Category Archives: Public policy

Mitchell McInnes, ‘Illegality and Unjust Enrichment’

ABSTRACT Within private law, the defence of illegality has long been a source of confusion and injustice. The problems have been particularly acute within the law of unjust enrichment. The pendulum has swung from one extreme to another. During the 19th century. an unforgiving conception of illegality defeated restitutionary claims on the basis of relatively […]

David Taylor, ‘Immoral Patents’

ABSTRACT Only to a limited extent have US legislators recognized the moral and ethical implications of the patentability of controversial technologies. I find this absence of legislative debate curious for several reasons, including the fact that for decades there has been an intense public debate over the government’s involvement in, and regulation of, research and […]

Nathan Tamblyn, ‘The Defence of Illegality in Private Law’

ABSTRACT The defence of illegality is invoked across private law, but has a reputation for being confused. This article argues that the defence can be rendered intelligible and sharply focused by understanding its underlying rationale, and applying that discretely and to different effect in each of tort, contract, unjust enrichment, and trusts. Nathan Tamblyn, The […]

Charles Sullivan, ‘Poaching’

ABSTRACT The last few years have seen the beginnings of what could become a radical revision of the law’s approach to restraints on competition in the labor market. While most attention has been focused on ‘non-competes’ – agreements between employers and their employees imposing postemployment restraints – there has also been a revival of interest […]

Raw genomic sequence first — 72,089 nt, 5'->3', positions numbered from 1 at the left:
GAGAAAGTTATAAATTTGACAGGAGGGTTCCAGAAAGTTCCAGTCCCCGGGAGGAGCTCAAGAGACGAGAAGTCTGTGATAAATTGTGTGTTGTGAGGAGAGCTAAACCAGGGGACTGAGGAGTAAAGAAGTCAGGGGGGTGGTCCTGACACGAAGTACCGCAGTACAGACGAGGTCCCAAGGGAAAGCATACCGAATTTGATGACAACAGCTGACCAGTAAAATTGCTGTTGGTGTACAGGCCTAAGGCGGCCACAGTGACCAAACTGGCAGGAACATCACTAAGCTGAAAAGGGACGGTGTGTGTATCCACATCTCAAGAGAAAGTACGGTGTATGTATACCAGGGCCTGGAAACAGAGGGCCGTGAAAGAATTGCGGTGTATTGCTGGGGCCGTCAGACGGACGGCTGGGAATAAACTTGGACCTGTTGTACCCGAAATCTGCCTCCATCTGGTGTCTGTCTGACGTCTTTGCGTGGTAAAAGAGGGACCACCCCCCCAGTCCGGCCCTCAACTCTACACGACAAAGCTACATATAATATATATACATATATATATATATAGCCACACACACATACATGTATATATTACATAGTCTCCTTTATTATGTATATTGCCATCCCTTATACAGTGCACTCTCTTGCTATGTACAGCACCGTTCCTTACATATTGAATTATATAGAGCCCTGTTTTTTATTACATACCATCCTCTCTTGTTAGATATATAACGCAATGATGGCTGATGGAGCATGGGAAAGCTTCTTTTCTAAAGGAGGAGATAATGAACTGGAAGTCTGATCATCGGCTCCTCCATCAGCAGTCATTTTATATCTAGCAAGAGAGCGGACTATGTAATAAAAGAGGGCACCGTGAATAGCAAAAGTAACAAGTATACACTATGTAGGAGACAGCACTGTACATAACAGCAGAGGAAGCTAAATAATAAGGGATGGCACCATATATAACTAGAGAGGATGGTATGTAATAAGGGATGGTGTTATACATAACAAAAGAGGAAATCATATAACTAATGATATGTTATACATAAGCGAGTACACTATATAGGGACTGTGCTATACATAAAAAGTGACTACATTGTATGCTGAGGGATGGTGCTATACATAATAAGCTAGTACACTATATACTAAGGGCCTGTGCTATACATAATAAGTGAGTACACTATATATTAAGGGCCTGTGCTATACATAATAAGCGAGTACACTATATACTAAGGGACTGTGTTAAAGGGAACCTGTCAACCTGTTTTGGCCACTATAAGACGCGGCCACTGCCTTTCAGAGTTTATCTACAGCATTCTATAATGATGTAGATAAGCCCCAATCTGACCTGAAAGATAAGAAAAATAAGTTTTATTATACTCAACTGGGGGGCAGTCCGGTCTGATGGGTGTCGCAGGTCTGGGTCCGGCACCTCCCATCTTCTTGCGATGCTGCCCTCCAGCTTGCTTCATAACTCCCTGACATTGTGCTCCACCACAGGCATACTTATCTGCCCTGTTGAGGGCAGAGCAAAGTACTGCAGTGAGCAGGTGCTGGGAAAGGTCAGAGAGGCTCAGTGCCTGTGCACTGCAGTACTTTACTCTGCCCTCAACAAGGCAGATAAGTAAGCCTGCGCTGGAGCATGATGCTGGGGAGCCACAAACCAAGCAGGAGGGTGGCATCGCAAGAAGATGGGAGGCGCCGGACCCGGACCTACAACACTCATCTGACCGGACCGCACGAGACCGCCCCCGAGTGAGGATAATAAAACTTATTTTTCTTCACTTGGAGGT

‘Illegality in Clinical Negligence Claims’

“A man with longstanding mental health issues walks into a pub with a can of petrol and a knife. He proceeds to pour the petrol on himself and says he is going to burn the pub down. The police are called, he is arrested and whilst in police custody, he undergoes a Mental Health Act […]

Recognition of Punitive Damages Judgments – M-EPLI roundtable, 14 October 2021

On Thursday 14 October 2021 an online M-EPLI roundtable will take place on private international law issues relating to the recognition and enforcement of foreign (mostly US) punitive damages judgments in countries outside of Europe. An often-heard obstacle in this regard is the public policy-exception. In a number of European countries, for example Italy, Spain […]

Samuel Hodge, ‘The Liability of Health Care Providers to Third Parties Injured by a Patient’

ABSTRACT Duty of care is a critical component of any negligence claim necessary to establish liability. It is well recognized at common law that a physician owes a duty to advise a patient but is not mandated to take affirmative measures outside the physician-patient relationship to protect a third-party. Health care providers may also be […]

‘It pays to read your NDAs’

“When assessing whether a non-compete is an unlawful restraint of trade, express or implied non-contractual intentions can be used to evidence legitimate interests and therefore reasonableness. By signing an NDA he had not read, a partner at law firm Harcus Sinclair gave another law firm, Your Lawyers, an undertaking not to act in the Volkswagen […]

Imogen Goold, ‘Recognising What is Lost in Reproductive Harms: Whittington Hospital NHS Trust v XX

ABSTRACT Whittington Hospital NHS Trust v XX (XX) turned on whether the courts should fund the creation of children for a woman negligently denied the ability to do so herself by awarding her the cost of pursuing surrogacy via a commercial service in California. The key issues were whether these costs should include surrogacy using […]

Janet O’Sullivan, ‘Illegality and Tort in the Supreme Court’

“The effect of illegality on claims in private law is an exceptionally knotty problem. In Patel v Mirza [2016] UKSC 42, an unjust enrichment claim, the Supreme Court (following the Law Commission’s nudge) adopted a discretionary approach, balancing relevant public policy concerns to determine whether an illegality defence applied. Lord Toulson identified a ‘trio of […]